‘Food Desert’ Label Often Inaccurate: Lack of a Supermarket Does Not Cause Obesity and Diabetes, but Poverty Might

By Karen Nikos-Rose

Access to healthy food does not always relate to the presence of a nearby supermarket, but instead requires a deeper look at poverty, race and other factors in a community, a UC Davis study suggests.

Lack of a supermarket does not necessarily make a county a “food desert,” argues Catherine Brinkley, who studies food systems and community development.

The study shifts the conversation begun in the 1990s, in which “food deserts” were described as communities that were either sparsely populated or had too many low-income residents to support a supermarket. The past research said this lack of access led to health problems such as obesity and diabetes. The popular policy response then was to leverage public funds to establish a supermarket.

However, the new research finds there are many pathways to food access that include restaurants, shopping at smaller grocers, growing one’s own food, accessing a local food bank, purchasing food at farmer’s markets and traveling to large stores for bulk purchases.

“This research asks researchers and policymakers to move beyond the narrow focus on supermarket proximity and acknowledge the forces shaping the spatial inequities in healthy, affordable food access, namely income and race,” the study concludes.

The article, “Culturing Food Deserts: Recognizing the Power of Community-Based Solutions” was published in the journal Built Environment.

“We argue that the food desert term is imprecise,” said the study’s lead author, Catherine Brinkley, assistant professor of Community and Regional Development in the College of Agricultural and Environmental Sciences.

Researchers looked at 17 counties considered “food deserts,” which the U.S. Department of Agriculture defines as an area without a supermarket within one mile in an urban area and 10 miles in a rural area. Despite the label, residents of these “food deserts” had low levels of diet-related health problems, research showed.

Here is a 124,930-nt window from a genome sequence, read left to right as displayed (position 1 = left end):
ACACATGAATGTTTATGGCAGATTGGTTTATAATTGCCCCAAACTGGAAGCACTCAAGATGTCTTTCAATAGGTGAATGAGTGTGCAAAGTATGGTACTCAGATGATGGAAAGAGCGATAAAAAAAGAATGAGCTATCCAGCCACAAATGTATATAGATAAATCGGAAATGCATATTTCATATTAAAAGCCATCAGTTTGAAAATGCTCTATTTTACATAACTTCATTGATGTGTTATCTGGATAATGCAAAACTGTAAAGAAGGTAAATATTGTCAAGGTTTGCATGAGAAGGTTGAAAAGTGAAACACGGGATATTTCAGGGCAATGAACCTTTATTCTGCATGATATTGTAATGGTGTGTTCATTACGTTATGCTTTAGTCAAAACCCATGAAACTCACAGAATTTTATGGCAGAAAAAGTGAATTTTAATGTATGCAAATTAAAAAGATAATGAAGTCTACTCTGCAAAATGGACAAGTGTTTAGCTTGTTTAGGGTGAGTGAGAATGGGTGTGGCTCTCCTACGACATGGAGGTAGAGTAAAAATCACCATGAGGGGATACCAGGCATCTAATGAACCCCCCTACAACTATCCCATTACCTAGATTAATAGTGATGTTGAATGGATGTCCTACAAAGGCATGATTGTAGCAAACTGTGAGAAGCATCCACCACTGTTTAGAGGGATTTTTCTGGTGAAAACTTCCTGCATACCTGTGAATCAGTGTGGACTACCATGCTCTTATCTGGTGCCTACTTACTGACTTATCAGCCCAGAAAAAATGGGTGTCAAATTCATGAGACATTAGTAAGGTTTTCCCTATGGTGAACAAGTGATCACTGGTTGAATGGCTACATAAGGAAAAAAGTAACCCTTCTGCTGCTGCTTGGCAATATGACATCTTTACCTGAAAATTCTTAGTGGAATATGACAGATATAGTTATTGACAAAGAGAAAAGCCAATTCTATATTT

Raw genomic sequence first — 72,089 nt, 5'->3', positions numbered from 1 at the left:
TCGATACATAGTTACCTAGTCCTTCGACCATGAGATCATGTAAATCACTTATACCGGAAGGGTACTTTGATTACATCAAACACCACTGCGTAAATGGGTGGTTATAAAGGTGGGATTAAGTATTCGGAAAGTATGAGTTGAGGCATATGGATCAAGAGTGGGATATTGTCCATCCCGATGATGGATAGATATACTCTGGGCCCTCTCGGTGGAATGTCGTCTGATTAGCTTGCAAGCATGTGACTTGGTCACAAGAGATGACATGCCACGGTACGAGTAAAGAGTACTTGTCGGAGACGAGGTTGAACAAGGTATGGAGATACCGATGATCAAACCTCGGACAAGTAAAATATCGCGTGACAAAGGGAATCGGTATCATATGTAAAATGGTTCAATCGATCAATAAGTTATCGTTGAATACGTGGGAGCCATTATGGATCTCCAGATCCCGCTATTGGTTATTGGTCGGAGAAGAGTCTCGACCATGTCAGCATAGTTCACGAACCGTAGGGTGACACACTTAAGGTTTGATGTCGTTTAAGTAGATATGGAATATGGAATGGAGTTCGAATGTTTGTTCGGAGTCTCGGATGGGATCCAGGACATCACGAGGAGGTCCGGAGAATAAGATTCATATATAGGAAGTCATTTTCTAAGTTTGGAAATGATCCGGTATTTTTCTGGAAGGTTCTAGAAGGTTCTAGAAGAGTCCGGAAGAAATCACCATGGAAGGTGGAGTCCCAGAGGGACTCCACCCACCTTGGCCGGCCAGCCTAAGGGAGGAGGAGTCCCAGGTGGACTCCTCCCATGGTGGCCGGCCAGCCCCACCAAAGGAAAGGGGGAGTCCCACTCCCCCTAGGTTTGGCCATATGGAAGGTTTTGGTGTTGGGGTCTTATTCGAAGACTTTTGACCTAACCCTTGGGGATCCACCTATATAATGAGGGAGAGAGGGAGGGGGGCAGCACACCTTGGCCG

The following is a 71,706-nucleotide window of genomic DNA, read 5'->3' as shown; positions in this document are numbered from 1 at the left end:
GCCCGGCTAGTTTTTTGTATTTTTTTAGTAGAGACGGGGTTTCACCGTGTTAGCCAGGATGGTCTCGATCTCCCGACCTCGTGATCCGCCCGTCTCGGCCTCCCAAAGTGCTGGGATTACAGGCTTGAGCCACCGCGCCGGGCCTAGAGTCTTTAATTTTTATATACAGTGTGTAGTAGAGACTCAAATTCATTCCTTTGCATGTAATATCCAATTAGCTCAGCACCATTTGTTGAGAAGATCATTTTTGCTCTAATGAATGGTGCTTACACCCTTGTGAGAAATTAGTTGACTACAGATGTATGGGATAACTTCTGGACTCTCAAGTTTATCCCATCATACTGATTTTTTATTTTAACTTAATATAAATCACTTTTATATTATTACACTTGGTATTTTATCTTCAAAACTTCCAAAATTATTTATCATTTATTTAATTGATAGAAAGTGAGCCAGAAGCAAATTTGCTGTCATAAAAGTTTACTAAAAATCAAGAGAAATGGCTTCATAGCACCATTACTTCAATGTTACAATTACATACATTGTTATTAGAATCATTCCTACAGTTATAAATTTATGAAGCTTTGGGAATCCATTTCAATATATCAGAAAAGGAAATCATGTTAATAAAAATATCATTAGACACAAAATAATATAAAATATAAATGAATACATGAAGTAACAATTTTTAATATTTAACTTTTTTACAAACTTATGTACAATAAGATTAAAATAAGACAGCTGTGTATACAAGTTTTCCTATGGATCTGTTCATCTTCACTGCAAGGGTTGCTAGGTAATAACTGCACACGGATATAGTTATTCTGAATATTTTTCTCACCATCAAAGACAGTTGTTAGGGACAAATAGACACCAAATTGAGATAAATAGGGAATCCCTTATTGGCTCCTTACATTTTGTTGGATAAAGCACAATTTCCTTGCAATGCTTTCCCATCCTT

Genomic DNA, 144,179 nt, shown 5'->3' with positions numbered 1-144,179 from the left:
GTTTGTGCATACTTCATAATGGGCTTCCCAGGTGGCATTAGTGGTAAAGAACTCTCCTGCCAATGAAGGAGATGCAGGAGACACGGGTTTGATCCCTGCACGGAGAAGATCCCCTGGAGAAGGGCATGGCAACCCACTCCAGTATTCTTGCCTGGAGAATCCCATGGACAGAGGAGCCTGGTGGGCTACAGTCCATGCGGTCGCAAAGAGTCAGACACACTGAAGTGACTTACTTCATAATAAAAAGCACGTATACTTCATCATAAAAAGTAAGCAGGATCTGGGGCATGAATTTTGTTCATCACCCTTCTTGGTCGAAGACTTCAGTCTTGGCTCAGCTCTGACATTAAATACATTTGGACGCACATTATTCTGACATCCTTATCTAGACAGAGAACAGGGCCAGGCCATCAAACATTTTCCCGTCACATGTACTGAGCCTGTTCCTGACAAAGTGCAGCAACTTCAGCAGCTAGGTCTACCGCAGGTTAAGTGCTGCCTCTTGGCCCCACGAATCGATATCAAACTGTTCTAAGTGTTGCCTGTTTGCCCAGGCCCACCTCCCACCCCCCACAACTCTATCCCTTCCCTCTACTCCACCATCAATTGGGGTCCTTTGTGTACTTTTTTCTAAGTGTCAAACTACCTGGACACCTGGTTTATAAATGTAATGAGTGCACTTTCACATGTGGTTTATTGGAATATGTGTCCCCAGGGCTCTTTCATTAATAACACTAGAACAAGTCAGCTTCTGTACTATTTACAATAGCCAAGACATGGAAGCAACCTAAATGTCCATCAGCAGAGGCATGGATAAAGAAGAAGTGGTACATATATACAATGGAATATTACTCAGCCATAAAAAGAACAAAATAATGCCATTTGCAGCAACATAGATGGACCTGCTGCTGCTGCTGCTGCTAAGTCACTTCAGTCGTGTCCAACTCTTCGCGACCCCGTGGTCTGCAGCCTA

There were many factors in the environment that kept supermarkets from locating in given communities, Brinkley said. These included reasons as varied as a lack of available land for supermarkets, and concentrated populations of wealthy individuals who preferred to keep the community small and supported locally owned markets.

Population characteristics also changed the equation: two counties with universities indicated that students do not purchase at supermarkets, but prefer street food, fast food and restaurants.

About half the counties had farmers’ markets or roadside farm stands. Most counties had food banks. Residents reported, as well, that they pooled their efforts to get transportation and share rides to access food and medicine in outside communities.

“Instead of focusing on supermarkets, we argue that it would be more empowering to engage communities in a conversation about what they are doing that works,” Brinkley said. “By overlooking residents’ other means of sourcing healthy food, policymakers may unintentionally cause further injustices in the local food system or miss an opportunity to augment an already existing low-cost locally based option, such as local street vending.”

More information

“Culturing Food Deserts: Recognizing the Power of Community-Based Solutions” (Built Environment)

Karen Nikos-Rose covers humanities, arts, and social sciences for UC Davis News and Media Relations and edits the UC Davis Arts Blog. Follow her at @UCDavis_KNikos.


Leave a Reply

Your email address will not be published. Required fields are marked *